And specific types of vaccines — mRNA and DNA vaccines — do not require cultured cells, Moy said. “The mRNA and DNA are synthesized artificially and then injected directly into patients where the tissue produces the spike protein.”

‘Sound alternatives’

The de-facto leader of the effort to retire these cell lines is Vinnedge, a Florida grandmother who founded Children of God for Life in 1999, to lobby against embryonic stem cell research. She expanded to lobbying against abortion-derived vaccines later, after learning that her children and grandchildren had received vaccines developed with WI-38 cells.

(The cells used in vaccine development are not stem cells but fibroblasts, connective tissue cells. WI-38 cells for commercial use sell for $257 from one vendor in New Jersey.)

Vinnedge, who tracks vaccine development through patent applications and other science documents, said that there are three vaccines in the U.S. for which parents have no alternative: rubella, chicken pox and hepatitis A.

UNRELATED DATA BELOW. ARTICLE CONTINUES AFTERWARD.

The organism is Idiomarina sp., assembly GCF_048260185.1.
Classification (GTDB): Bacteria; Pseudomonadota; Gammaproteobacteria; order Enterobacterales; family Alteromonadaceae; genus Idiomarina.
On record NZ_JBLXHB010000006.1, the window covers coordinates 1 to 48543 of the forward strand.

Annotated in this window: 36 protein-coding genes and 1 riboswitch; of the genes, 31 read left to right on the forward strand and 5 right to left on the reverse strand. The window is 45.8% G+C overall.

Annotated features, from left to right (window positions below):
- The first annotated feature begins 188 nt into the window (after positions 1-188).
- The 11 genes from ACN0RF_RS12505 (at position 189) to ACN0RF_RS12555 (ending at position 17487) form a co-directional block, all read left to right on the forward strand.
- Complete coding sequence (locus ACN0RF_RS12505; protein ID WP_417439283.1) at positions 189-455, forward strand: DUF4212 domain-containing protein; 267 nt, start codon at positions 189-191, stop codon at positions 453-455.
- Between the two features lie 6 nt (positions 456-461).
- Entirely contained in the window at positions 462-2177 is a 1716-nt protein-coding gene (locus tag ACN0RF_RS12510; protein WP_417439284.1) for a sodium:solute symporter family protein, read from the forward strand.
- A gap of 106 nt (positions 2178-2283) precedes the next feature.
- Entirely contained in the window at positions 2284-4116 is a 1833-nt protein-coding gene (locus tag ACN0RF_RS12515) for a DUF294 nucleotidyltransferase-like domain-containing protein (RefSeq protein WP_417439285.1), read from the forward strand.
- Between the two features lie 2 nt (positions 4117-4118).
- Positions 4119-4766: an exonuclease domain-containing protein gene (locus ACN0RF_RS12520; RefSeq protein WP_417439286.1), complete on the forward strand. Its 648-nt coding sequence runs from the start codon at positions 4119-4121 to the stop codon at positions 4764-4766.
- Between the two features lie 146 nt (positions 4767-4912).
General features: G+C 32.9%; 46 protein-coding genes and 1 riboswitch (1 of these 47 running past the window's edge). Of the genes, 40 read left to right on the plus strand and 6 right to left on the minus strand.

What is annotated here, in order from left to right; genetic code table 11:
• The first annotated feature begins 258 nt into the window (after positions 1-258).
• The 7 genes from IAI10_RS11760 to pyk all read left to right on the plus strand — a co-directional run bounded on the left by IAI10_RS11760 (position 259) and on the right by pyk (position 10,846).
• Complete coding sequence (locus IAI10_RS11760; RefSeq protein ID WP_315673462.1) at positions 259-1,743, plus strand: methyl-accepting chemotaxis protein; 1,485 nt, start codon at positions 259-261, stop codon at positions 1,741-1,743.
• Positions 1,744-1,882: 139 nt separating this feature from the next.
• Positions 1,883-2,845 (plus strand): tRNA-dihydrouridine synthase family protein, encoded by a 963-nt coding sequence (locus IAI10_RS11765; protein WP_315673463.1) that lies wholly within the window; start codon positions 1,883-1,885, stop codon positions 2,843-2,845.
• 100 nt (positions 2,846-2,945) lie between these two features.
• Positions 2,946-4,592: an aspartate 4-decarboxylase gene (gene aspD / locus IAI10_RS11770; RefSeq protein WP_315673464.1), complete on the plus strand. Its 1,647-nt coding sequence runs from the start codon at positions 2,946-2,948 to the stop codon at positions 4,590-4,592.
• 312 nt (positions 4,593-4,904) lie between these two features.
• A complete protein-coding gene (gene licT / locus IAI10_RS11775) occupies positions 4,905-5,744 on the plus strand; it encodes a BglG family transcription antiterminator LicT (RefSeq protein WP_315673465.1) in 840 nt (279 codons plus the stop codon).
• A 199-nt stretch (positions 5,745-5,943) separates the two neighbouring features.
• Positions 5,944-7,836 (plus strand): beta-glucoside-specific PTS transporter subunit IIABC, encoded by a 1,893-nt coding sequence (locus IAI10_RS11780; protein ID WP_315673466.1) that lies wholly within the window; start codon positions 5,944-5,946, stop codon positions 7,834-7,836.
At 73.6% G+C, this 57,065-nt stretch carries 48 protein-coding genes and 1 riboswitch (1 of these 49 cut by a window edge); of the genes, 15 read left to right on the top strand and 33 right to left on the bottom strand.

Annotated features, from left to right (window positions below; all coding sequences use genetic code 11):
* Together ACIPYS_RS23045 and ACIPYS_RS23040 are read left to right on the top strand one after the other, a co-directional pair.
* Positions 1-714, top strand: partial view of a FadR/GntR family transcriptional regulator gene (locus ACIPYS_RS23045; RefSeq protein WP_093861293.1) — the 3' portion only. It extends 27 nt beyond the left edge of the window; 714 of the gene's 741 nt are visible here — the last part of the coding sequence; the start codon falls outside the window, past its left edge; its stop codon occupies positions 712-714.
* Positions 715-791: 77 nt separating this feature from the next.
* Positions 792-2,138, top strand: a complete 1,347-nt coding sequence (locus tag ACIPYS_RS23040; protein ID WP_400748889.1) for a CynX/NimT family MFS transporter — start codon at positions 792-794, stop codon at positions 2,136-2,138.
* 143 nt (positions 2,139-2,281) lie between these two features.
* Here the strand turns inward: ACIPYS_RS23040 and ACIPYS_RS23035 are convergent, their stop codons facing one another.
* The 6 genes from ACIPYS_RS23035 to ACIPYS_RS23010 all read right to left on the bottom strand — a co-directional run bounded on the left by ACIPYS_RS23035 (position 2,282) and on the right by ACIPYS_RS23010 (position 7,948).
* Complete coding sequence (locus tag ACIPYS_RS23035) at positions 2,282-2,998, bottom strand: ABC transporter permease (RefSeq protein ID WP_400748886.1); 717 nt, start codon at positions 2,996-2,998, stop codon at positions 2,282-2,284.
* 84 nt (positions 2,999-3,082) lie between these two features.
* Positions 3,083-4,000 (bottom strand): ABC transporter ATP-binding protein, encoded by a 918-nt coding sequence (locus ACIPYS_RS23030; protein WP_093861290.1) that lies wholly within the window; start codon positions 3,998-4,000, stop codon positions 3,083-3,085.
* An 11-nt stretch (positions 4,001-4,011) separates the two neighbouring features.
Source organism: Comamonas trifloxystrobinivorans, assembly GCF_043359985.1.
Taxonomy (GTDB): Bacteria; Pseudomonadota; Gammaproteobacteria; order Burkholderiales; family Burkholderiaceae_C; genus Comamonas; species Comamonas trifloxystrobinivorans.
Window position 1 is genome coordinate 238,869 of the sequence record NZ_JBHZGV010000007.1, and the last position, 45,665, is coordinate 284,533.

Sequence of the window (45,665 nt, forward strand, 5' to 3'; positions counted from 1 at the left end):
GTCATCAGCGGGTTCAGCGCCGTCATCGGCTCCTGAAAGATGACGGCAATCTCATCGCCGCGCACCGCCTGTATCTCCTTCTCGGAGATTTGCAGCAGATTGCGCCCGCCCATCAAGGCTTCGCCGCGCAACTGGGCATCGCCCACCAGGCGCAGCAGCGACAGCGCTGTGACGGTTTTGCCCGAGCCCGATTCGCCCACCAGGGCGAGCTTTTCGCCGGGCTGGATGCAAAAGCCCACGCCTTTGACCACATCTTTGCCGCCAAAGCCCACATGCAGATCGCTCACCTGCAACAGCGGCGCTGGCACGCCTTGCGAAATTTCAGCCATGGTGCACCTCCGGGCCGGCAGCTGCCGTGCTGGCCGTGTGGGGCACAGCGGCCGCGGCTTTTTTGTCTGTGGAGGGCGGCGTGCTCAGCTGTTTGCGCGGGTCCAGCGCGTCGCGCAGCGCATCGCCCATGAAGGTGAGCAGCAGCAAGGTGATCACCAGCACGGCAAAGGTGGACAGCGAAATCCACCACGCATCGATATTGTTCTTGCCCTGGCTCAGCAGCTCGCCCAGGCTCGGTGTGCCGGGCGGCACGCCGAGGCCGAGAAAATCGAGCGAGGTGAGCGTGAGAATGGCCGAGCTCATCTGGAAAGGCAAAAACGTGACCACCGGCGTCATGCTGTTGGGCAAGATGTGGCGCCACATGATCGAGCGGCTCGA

But people troubled by the practice have a moral duty to lobby for “other, sound alternatives,” Di Camillo said.

Writing for The Federalist earlier this month, Gifford Grobien, a professor at Concordia Theological Seminary, a Lutheran institution in Fort Wayne, Indiana, argued that although the cells used today are many years distant from the original fetal tissue, they contain the same genetic material.

View Comments

“Current cell lines WI-38 and MRC-5 are living cells, derived from the fetus, carrying the same DNA as the body from which they came,” Grobien wrote, calling for people of faith to unify in protest against their use.

“The Christian public voice should be clear and consistent. With legislative trends going against religious exemptions, strong statements from religious leaders and institutions become increasingly important,” he said.

A previous version of this article said that WI-38 cells are immortal, like HeLA cancer cells. WI-38 cells are mortal, but can replicate between 40 and 60 times. Also, the Wistar Institute is an independent biomedical research facility and not part of the University of Pennsylvania, although its offices are surrounded by university property.

Join the Conversation
Looking for comments?
Find comments in their new home! Click the buttons at the top or within the article to view them — or use the button below for quick access.